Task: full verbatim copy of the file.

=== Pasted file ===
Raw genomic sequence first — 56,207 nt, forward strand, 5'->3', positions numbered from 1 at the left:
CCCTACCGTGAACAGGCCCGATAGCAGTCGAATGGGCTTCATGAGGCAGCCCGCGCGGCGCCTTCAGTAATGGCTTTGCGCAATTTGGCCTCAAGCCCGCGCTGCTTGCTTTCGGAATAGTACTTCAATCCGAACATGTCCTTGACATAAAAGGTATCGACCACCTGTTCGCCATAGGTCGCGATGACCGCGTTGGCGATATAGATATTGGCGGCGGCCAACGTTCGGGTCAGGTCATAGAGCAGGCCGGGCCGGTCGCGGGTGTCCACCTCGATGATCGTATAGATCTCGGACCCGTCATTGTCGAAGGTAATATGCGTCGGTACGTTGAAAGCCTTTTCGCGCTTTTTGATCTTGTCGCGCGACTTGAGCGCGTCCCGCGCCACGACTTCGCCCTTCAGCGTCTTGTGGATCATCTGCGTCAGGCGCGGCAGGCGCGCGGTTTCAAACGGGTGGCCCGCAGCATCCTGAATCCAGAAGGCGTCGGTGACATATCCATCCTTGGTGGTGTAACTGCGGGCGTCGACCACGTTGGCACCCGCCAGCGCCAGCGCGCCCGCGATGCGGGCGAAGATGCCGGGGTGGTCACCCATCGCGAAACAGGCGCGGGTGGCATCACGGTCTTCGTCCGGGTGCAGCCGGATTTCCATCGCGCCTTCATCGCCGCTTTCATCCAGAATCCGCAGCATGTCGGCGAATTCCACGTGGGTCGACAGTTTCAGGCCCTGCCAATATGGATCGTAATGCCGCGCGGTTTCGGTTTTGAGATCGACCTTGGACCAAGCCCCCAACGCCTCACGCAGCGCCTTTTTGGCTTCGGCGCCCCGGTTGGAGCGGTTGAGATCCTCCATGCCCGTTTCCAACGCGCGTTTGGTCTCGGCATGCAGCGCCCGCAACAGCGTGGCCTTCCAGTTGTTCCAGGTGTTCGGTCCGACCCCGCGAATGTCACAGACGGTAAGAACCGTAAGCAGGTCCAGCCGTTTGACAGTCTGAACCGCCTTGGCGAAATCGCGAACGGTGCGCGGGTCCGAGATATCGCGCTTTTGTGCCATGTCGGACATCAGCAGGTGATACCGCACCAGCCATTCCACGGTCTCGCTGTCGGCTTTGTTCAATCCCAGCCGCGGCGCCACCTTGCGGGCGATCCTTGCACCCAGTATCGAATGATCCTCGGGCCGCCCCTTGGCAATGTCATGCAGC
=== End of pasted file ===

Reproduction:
Raw genomic sequence first — 56,207 nt, forward strand, 5'->3', positions numbered from 1 at the left:
CCCTACCGTGAACAGGCCCGATAGCAGTCGAATGGGCTTCATGAGGCAGCCCGCGCGGCGCCTTCAGTAATGGCTTTGCGCAATTTGGCCTCAAGCCCGCGCTGCTTGCTTTCGGAATAGTACTTCAATCCGAACATGTCCTTGACATAAAAGGTATCGACCACCTGTTCGCCATAGGTCGCGATGACCGCGTTGGCGATATAGATATTGGCGGCGGCCAACGTTCGGGTCAGGTCATAGAGCAGGCCGGGCCGGTCGCGGGTGTCCACCTCGATGATCGTATAGATCTCGGACCCGTCATTGTCGAAGGTAATATGCGTCGGTACGTTGAAAGCCTTTTCGCGCTTTTTGATCTTGTCGCGCGACTTGAGCGCGTCCCGCGCCACGACTTCGCCCTTCAGCGTCTTGTGGATCATCTGCGTCAGGCGCGGCAGGCGCGCGGTTTCAAACGGGTGGCCCGCAGCATCCTGAATCCAGAAGGCGTCGGTGACATATCCATCCTTGGTGGTGTAACTGCGGGCGTCGACCACGTTGGCACCCGCCAGCGCCAGCGCGCCCGCGATGCGGGCGAAGATGCCGGGGTGGTCACCCATCGCGAAACAGGCGCGGGTGGCATCACGGTCTTCGTCCGGGTGCAGCCGGATTTCCATCGCGCCTTCATCGCCGCTTTCATCCAGAATCCGCAGCATGTCGGCGAATTCCACGTGGGTCGACAGTTTCAGGCCCTGCCAATATGGATCGTAATGCCGCGCGGTTTCGGTTTTGAGATCGACCTTGGACCAAGCCCCCAACGCCTCACGCAGCGCCTTTTTGGCTTCGGCGCCCCGGTTGGAGCGGTTGAGATCCTCCATGCCCGTTTCCAACGCGCGTTTGGTCTCGGCATGCAGCGCCCGCAACAGCGTGGCCTTCCAGTTGTTCCAGGTGTTCGGTCCGACCCCGCGAATGTCACAGACGGTAAGAACCGTAAGCAGGTCCAGCCGTTTGACAGTCTGAACCGCCTTGGCGAAATCGCGAACGGTGCGCGGGTCCGAGATATCGCGCTTTTGTGCCATGTCGGACATCAGCAGGTGATACCGCACCAGCCATTCCACGGTCTCGCTGTCGGCTTTGTTCAATCCCAGCCGCGGCGCCACCTTGCGGGCGATCCTTGCACCCAGTATCGAATGATCCTCGGGCCGCCCCTTGGCAATGTCATGCAGC